I must admit that I’m not a big fan of rooflights.  I get that they offer free natural light. I get that in the spirit of trying to be as energy efficient as possible they are useful.  I often get told by clients that they are going to be useful (as their architect has already “sold” the idea to them).  However, it may sound too obvious to mention but, like any of the other windows or doors with glass panels in, they won’t be providing any natural light when it’s dark!  I frequently get a flash of realisation when I mention that!  They can also become like a “black mirror” at night which some clients find uncomfortable.  So, before you decide whether to have rooflights or not, here are some of the artificial lighting issues that I’ve had that have been created by them over the years:

  1. A 3m x 6m heritage style lantern over a 3m x 6m island in the kitchen underneath – This was designed without any possibility of carrying wiring for lighting into the structure of the lantern and the manufacture was too far along when I was commissioned to change this. The island was mainly used before and after the long commute to work and at weekends – so in the dark for quite a lot of the year.  The only way I could shed any decent light on the island for them was to have surface mounted spotlights on the sides of the upstand that pointed down.  Their architect had planned for downlights to go in the ceiling around the lantern failing to realise that they needed to be placed a decent distance away from the edge of that large hole in the ceiling because of its support structure behind the ceiling and because it would have looked rubbish to have them very close to the edge.  He also failed to appreciate that anyone working at the island with downlights behind them would be working in their own shadow.
  1. A 2m x 1m contemporary style single plane rooflight halfway over a kitchen island also of the same shape – Due to the single piece of glass it was not possible to have any wiring in its structure. My clients wanted 3 pendants over their island to be a decorative feature as well as to light the island but there was no way to evenly spread them or the light they would create along the island.   They too were out at work during the working week so mainly used the kitchen island at the evening.  They ended up with two pendants that were bunched towards one end and a couple of tilted downlights at the other end (see above for working in your own shadow).  I don’t know about you, but like most of us, I find asymmetry disturbing!
  1. A 2m square internal bathroom with a 1.8m square rooflight where the support frame pretty much took up the rest of the ceiling. My clients didn’t like wall lights, wanted downlights but any ceiling that showed was filled with a wooden support frame so had no void space for downlights.  The room was mainly used before and after work and at weekends and they weren’t there much during the working week.  Can you see a pattern here?!  They ended up with a pair of wall lights either side of their washbasin and a pair at the opposite end for balance.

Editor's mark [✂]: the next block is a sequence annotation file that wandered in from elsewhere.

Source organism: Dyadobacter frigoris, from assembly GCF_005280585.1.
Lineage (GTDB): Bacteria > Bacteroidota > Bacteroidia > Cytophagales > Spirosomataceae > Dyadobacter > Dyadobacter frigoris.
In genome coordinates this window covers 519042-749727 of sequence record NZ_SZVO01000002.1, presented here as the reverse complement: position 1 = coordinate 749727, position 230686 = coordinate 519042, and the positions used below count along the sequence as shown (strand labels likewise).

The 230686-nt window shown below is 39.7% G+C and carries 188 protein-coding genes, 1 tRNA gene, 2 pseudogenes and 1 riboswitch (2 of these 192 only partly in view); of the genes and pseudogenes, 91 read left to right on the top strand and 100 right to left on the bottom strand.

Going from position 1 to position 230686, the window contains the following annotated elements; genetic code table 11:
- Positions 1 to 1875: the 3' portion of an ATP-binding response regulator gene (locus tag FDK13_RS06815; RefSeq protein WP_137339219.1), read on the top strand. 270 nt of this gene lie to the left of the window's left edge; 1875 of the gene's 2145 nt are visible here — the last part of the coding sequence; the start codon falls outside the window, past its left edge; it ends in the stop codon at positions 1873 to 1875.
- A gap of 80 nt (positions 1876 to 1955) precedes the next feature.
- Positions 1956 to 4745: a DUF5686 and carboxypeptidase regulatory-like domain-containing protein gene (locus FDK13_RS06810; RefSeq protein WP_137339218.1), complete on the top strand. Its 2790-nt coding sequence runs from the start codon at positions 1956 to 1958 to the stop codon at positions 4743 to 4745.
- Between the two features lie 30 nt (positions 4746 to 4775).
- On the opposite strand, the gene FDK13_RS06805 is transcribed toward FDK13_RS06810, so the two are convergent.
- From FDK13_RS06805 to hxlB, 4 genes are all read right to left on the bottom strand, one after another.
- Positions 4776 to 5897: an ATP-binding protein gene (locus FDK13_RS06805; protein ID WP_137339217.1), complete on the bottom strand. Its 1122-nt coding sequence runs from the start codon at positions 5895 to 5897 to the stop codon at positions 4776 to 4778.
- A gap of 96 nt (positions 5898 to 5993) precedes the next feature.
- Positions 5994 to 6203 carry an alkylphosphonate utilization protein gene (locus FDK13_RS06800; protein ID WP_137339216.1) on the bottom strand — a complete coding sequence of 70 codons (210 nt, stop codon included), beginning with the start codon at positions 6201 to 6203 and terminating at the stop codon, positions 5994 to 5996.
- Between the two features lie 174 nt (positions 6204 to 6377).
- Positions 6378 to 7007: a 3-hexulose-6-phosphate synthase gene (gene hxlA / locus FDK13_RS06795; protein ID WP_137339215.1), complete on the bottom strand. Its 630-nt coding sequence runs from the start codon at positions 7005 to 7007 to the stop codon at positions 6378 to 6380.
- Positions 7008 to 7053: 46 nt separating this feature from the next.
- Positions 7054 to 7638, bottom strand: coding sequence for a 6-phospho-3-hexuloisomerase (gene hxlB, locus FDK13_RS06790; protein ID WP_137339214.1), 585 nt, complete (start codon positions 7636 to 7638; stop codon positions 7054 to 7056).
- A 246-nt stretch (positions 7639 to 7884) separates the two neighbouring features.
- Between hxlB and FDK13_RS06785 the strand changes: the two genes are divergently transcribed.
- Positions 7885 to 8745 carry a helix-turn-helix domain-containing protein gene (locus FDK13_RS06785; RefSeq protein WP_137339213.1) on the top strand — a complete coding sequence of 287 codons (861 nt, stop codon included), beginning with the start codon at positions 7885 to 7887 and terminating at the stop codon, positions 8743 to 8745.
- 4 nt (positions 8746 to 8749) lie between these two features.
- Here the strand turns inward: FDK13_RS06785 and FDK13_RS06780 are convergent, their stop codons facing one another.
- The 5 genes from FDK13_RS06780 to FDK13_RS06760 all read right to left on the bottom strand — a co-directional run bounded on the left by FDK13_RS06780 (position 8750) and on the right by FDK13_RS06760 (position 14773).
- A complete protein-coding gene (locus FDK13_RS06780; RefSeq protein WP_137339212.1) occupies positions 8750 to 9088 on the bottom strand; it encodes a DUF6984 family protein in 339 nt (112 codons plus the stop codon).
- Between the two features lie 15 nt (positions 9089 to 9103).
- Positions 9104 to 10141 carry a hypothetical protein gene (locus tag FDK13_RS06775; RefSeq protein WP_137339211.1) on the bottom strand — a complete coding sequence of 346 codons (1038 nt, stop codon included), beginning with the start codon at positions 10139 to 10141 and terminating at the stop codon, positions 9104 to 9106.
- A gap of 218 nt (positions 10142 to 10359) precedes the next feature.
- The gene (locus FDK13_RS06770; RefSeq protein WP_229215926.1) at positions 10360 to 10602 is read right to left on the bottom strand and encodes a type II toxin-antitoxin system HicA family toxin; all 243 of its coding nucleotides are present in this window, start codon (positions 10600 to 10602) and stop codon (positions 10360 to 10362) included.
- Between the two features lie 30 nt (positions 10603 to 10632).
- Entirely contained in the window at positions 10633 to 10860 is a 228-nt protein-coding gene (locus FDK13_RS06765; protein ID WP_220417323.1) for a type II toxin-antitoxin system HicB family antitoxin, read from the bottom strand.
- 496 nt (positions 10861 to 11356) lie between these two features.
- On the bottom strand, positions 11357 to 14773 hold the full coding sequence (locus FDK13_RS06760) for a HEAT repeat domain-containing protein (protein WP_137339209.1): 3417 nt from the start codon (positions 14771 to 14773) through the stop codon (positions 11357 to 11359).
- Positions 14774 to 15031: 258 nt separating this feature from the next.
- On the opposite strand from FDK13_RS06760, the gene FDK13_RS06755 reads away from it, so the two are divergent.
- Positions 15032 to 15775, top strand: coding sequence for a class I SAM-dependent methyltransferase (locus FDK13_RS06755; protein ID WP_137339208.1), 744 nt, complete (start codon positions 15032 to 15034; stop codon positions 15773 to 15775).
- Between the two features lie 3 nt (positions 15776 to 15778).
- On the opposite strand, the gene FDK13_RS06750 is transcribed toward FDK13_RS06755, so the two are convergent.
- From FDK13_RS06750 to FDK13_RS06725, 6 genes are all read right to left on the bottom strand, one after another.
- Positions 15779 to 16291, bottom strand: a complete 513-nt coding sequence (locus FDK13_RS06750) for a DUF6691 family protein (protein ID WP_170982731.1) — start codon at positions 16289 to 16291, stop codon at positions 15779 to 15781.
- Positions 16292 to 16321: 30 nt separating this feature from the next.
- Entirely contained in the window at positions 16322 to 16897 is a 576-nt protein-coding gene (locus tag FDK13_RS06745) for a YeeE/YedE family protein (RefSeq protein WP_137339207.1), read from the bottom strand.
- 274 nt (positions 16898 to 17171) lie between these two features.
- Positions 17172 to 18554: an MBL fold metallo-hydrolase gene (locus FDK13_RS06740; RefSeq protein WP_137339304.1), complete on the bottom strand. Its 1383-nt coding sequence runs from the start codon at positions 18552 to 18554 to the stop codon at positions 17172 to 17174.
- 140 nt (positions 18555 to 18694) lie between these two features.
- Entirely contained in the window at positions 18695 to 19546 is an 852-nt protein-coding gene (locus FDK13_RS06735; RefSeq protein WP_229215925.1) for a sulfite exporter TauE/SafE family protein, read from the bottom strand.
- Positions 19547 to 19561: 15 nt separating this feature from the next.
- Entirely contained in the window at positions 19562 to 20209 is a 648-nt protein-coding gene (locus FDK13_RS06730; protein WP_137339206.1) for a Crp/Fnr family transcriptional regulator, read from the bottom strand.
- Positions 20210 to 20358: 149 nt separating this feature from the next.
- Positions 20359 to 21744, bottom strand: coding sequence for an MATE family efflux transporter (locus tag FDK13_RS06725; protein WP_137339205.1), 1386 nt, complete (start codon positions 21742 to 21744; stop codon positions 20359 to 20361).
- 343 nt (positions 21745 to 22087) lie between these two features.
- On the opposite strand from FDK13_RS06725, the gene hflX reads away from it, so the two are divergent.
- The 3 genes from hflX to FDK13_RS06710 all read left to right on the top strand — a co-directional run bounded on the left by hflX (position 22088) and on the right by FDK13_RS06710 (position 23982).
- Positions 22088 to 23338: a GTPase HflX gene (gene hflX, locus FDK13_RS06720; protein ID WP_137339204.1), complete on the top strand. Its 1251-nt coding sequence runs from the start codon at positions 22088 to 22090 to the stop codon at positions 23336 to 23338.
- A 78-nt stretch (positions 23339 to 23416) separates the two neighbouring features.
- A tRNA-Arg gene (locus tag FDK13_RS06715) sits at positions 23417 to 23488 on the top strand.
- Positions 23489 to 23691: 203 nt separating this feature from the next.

1. I am currently working on a project with a large rooflight at the top of a 3-storey stairwell. It is made up of two large pieces of glass with a horizontal glazing bar and will be set into the sloping roof.  My clients want a feature light to hang over their stairwell.  They don’t want that light to obstruct the natural light coming through the roof light.  They don’t want it to create lots of shadows on the walls and floors underneath (which it will do when the sun shines through!).  The roof light will have virtually no fixing points for their feature chandelier, but they want something dramatic that is likely to be heavy.  They want the light to be fixed to a single horizontal bar that will go under the narrow central glazing bar.  They don’t want a linear shaped light; they want a circular type light, but they don’t want a frame built to carry the weight of a large circular feature light especially if the frame creates shadow patterns (see above)!  I am fighting physics here!

Here are some examples of how I’ve dealt with rooflights over the years (with apologies for the standard of some of the photography):

Rooflight with recessed lights for nightime

Pendants over the dining table for decorative and task lighting with circular polished metal low voltage recesses as background/night/mood lighting.

Rooflight in lounge

LED ribbon in a profile around the edge as background/night/mood lighting in a sun room.

Rooflight with recessed lights

Square polished metal low voltage recesses as background/night/mood lighting over a top floor landing.

I’m not saying that they shouldn’t be used but that a lot more thought should go into whether they are going to be a help of a hindrance.  What do you think about rooflights – useful or not?  Are you planning to have rooflights in your project?

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